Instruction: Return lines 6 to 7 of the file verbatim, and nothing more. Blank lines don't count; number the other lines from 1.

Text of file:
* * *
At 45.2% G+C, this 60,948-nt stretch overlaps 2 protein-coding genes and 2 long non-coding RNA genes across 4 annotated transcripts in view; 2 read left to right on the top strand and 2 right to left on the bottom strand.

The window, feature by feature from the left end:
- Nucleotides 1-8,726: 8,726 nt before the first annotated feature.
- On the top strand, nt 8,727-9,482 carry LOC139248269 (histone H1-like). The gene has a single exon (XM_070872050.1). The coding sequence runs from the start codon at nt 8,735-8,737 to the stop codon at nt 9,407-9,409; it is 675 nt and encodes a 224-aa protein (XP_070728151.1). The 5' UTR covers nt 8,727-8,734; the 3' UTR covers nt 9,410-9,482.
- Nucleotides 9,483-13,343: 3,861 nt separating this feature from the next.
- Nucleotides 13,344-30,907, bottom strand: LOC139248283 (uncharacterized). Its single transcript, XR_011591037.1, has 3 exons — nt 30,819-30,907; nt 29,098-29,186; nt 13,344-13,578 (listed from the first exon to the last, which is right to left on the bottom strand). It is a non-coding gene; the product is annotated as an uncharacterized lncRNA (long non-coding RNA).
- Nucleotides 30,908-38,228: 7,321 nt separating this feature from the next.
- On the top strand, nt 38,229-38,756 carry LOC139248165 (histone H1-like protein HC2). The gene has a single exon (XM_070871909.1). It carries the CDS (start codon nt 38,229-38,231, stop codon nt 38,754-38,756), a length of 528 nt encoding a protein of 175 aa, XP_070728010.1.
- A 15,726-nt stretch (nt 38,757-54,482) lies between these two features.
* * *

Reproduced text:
- Nucleotides 13,344-30,907, bottom strand: LOC139248283 (uncharacterized). Its single transcript, XR_011591037.1, has 3 exons — nt 30,819-30,907; nt 29,098-29,186; nt 13,344-13,578 (listed from the first exon to the last, which is right to left on the bottom strand). It is a non-coding gene; the product is annotated as an uncharacterized lncRNA (long non-coding RNA).
- Nucleotides 30,908-38,228: 7,321 nt separating this feature from the next.